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when I do:

SELECT *
 FROM SOMETABLE

I get all the columns from SOMETABLE, but I DON'T want the columns which are NULL (for all records). How do I do this?

Reason: this table has 20 columns, 10 of these are set but 10 of them are null for certain queries. And it is time consuming to type the columnnames....

Thanks,

Voodoo

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Got example data & expected output? –  OMG Ponies Jul 23 '10 at 21:04
4  
Too lazy to type out the column names?! Seriously... Think about that again. –  Tomalak Jul 23 '10 at 21:07
    
sounds fishy enough to me to think that maybe it's a normalization issue. the columns should be rows in another table. –  Randy Jul 23 '10 at 21:24
    
@Randy: Changing columns into rows would not be normalization, unless the columns currently comprise repeating groups. –  Bill Karwin Jul 23 '10 at 21:33
    
@Tomalak - Ok I thought about it. Again. And yes you may call it laziness, but I was just wondering if there was such an option! –  VoodooChild Jul 24 '10 at 1:20

2 Answers 2

up vote 2 down vote accepted

SQL supports the * wildcard which means all columns. There is no wildcard for all columns except the ones you don't want.

Type out the column names. It can't be more work than asking questions on Stack Overflow. Also, copy & paste is your friend.

Another suggestion is to define a view that selects the columns you want, and then subsequently you can select * from the view any time you want.

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+1 Most SQL engines support selecting meta-data about table structure and so on. Tapping into this resource to select relevant column names and even generate complete SQL statements programatically can't be that hard either. –  Tomalak Jul 23 '10 at 21:23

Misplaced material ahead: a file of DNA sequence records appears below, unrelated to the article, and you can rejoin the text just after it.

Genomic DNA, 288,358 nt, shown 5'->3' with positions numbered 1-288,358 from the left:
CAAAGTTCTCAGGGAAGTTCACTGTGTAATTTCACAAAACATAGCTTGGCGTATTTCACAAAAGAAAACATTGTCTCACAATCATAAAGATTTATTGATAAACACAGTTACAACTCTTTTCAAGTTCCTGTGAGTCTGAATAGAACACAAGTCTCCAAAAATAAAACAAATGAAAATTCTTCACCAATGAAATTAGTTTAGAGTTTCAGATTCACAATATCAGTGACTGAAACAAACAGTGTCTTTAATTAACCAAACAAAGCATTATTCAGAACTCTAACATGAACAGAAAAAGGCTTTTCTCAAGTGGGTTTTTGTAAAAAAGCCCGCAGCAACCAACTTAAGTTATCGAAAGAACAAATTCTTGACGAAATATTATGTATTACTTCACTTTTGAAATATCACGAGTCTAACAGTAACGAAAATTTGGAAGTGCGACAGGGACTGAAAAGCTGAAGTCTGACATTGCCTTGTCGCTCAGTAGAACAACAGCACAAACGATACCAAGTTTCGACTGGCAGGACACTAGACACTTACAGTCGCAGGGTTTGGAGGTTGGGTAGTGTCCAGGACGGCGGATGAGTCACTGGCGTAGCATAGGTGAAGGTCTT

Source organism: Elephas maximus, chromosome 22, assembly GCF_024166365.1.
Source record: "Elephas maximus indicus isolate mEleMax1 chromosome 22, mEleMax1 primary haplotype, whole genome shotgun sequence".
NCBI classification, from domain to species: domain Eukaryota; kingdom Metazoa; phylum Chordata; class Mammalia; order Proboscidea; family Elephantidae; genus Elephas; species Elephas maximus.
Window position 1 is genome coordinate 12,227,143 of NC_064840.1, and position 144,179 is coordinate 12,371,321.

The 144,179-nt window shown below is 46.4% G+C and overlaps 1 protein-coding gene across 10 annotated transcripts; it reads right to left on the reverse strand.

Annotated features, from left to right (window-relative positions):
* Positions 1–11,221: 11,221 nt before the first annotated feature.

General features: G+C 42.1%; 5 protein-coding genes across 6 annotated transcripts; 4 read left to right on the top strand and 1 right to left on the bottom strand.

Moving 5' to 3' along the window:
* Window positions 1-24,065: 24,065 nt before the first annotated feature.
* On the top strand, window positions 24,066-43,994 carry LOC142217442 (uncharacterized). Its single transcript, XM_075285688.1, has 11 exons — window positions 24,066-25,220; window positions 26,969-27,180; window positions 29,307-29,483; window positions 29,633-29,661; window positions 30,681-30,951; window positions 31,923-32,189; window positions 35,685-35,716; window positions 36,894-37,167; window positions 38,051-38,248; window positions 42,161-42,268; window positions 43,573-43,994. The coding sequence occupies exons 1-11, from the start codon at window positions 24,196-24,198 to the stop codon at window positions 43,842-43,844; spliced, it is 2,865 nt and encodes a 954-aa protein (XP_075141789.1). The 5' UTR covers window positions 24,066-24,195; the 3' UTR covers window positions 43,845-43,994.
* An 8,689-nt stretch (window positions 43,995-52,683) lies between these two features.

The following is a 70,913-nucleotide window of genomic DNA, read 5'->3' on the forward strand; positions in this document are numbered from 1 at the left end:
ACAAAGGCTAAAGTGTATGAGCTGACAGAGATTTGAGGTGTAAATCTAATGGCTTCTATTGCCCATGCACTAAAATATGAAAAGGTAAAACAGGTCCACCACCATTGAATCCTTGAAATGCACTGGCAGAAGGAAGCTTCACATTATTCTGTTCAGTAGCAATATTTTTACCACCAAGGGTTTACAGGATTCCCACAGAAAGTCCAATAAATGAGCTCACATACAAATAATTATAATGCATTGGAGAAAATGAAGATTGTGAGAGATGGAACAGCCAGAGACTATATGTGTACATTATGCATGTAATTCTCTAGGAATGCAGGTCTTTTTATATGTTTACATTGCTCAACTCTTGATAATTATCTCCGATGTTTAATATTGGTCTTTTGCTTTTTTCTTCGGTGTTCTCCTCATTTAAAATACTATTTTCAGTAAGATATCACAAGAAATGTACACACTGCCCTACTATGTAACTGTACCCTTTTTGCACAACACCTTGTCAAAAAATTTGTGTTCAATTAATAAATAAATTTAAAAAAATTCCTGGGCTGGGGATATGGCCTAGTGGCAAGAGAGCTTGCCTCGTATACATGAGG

@Tomalak: Yes, but that tells you the list of all columns in a given table, not the ones you don't want for a specific query. –  Bill Karwin Jul 23 '10 at 21:31
    
It is an excellent idea, about using views. Thanks guys! And Bill - Yeah it is more work than asking it on Stack Overflow :) c'mon.... –  VoodooChild Jul 24 '10 at 1:21

It's possible to do, but kind of complicated. You can retrieve the list of columns in a table from INFORMATION_SCHEMA.COLUMNS. For each column, you can run a query to see if any non-null row exists. Finally, you can run a query based on the resulting column list.

Here's one way to do that, with a cursor:

declare @table_name varchar(256)
set @table_name = 'Airports'

declare @rc int
declare @query nvarchar(max)
declare @column_list varchar(256)
declare columns cursor local for select column_name 
    from INFORMATION_SCHEMA.COLUMNS where TABLE_NAME = @table_name
open columns
declare @column_name varchar(256)
fetch next from columns into @column_name
while @@FETCH_STATUS = 0
    begin
    set @query = 'select @rc = count(*) from ' + @table_name + ' where ' + 
        @column_name + ' is not null'

    exec sp_executesql @query = @query, @params = N'@rc int output', 
         @rc = @rc output

    if @rc > 0 
        set @column_list = case when @column_list is null then '' else 
            @column_list + ', ' end + @column_name


    fetch next from columns into @column_name
    end

close columns
deallocate columns

set @query = 'select ' + @column_list + ' from ' + @table_name
exec sp_executesql @query = @query

This runs on SQL Server. It might be close enough for Sybase. Hopefully, this demonstrates that typing out a column list isn't that bad :-)

share|improve this answer
    
on Sybase you need to use the sysobjects/syscolumns tables, which MS still has as compatibility views. –  Rawheiser Jul 29 '10 at 19:17
    
Thanks, I will look in to it thoroughly - but it is definitely more work than typing in the names :) –  VoodooChild Nov 11 '10 at 13:00

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